You’ve had vertical sleeve gastrectomy and are winning the weight loss war for the first time in years—or ever. So why do some patients feel anything but joyful? From simple explanations (it’s a big change) to more complex issues (losing your coping mechanism), one or a combination of several factors can contribute to feelings of sadness or even full-blown depression.
Reason #1: You can’t use food for comfort anymore.
I don’t have statistics regarding the percentage of overweight and obese people who’ve gotten that way, at least in part, because they use food as a comfort or to soothe emotional issues. But in my experience, that number would be very high. Please don’t read any judgment into that statement, because it’s easy to see why it happens so frequently. Food is always there for you, it protects you from attracting unwanted attention, and it never fails to make you happy. From abuse to rejection to unhappiness to loneliness…or any other negative emotion…food morphs into a lifeline for so many of us. But after your bariatric surgery in Mexico, that relationship changes. Physically, it has to. And that can cause sadness or anxiety.
Reason #2: Life doesn’t magically get better with weight loss.
Don’t get me wrong: Losing weight is probably the single best thing you can do to improve your life if you’re significantly overweight or obese. You know all about the health stats and gains in self-confidence, so I won’t go into those. But some patients mistakenly believe, usually subconsciously, that their spouse will treat them better, their career will skyrocket, or their parents will finally appreciate them. And then hopelessness sets in when they realize that they’re leaner and healthier but still stuck in a bad marriage, a dead-end job, and a dysfunctional family. Weight loss will improve your life, but it doesn’t cure everything (unfortunately).
Reason #3: Everything seems harder now—not easier.
You loved going out to dinner with your spouse or meeting friends for happy hour cocktails, but it’s just not the same now. It’s not like you can eat or drink the same way, so why bother? Or perhaps you figured, despite the admonition about the sleeve being a tool and not a magic pill, that losing weight would be a piece of cake. And that you could eat poorly and still lose massive amounts of weight. The change in your lifestyle, not to mention the amount of time and attention you’re devoting to being successful, can cause patients to become pretty blue. “Will the girls quit calling me if I’m sipping club soda while they’re sharing a pitcher of margaritas? Will I ever get to stop thinking about meal planning and prepping?” It’s all a big adjustment, and that’s just plain discouraging sometimes.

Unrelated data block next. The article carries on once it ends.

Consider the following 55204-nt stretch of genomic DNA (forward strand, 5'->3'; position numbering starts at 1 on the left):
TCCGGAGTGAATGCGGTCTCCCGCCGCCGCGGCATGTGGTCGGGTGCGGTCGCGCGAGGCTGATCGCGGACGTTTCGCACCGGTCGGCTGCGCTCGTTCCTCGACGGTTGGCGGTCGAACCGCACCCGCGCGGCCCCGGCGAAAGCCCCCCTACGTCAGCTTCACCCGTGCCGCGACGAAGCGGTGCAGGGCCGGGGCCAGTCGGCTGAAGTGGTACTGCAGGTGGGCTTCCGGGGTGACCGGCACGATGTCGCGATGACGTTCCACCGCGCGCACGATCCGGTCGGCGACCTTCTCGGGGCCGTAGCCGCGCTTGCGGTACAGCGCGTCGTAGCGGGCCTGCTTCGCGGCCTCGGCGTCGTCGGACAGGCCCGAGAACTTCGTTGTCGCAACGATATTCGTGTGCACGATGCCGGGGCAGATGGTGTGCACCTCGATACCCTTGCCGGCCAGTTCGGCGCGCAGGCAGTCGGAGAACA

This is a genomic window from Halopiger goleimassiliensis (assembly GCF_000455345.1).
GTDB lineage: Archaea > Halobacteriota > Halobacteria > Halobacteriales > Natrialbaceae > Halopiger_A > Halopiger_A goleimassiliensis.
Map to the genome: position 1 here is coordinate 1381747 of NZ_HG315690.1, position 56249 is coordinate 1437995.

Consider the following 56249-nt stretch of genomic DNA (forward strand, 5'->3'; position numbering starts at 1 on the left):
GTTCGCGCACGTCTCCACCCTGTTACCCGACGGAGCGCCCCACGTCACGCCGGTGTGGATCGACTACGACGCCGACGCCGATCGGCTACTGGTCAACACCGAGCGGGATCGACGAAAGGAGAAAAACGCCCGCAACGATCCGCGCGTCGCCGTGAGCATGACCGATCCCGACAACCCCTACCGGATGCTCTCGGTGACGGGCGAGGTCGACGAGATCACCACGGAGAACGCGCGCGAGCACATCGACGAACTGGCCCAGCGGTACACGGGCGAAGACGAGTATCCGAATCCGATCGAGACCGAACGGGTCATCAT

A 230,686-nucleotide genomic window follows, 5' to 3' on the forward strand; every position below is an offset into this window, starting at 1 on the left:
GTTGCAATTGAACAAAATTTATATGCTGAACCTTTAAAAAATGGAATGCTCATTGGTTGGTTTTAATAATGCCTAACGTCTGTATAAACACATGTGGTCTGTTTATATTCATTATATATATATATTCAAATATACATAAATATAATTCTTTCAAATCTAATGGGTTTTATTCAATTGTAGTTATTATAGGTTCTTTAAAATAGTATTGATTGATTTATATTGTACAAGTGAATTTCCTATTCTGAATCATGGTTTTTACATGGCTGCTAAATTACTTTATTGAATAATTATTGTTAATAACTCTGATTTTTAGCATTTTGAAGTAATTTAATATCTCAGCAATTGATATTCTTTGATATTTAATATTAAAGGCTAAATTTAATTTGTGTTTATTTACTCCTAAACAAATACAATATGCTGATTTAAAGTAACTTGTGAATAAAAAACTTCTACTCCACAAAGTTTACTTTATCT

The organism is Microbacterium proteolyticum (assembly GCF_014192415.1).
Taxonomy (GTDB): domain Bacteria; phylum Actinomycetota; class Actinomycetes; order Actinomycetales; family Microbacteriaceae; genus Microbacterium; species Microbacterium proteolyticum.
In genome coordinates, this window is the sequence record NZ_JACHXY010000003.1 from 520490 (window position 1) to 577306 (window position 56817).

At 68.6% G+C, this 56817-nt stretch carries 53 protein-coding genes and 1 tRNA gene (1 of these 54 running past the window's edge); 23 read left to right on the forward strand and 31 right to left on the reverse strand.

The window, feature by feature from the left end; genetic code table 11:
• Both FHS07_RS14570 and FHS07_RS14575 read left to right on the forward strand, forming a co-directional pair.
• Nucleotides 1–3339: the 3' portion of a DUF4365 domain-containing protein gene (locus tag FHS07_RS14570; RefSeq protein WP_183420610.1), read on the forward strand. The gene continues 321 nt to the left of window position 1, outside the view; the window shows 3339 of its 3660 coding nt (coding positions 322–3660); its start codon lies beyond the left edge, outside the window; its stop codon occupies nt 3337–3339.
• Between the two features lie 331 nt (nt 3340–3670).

Reason #4: You’re eating the wrong diet.
I’ve mentioned in other blogs that one diet isn’t right for every VSG patient. Lots of my patients find success on a low-carb, high-protein regimen. It might not be smooth sailing all the time, but it’s sustainable over the long term for them. Others, like me, find that a plant-based diet makes them feel best. What many people don’t realize is that the food you eat—or don’t eat—impacts how your body and mind function. Some body chemistries simply don’t do well with incredibly small amounts of carbs. That’s not a license to go on a donut binge; that’s just an encouragement to consider switching from meat-heavy eating to the whole grains, legumes, and veggies of a plant-based eating plan. Similarly, if you’re trying to be vegan, but you’re white-knuckling it against constant cravings for chicken or eggs, that plan might not be right for you. And it could be messing with your head.
If you’re struggling with feelings of sadness, anxiety, or depression after VSG, your first step should be discussing these emotions with your physician. He or she can make recommendations regarding behavioral changes, therapy, and/or medications to help you dig out from the funk and enjoy life again. And while these struggles aren’t rare after gastric sleeve surgery, they don’t happen to a majority, either. Rest assured that plenty of people experience what Regina did. “I have battled depression for over 20 years with meds,” she shares. “My surgery helped me so much I went off my depression meds this past fall.”
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“Changing lives…one sleeve at a time”.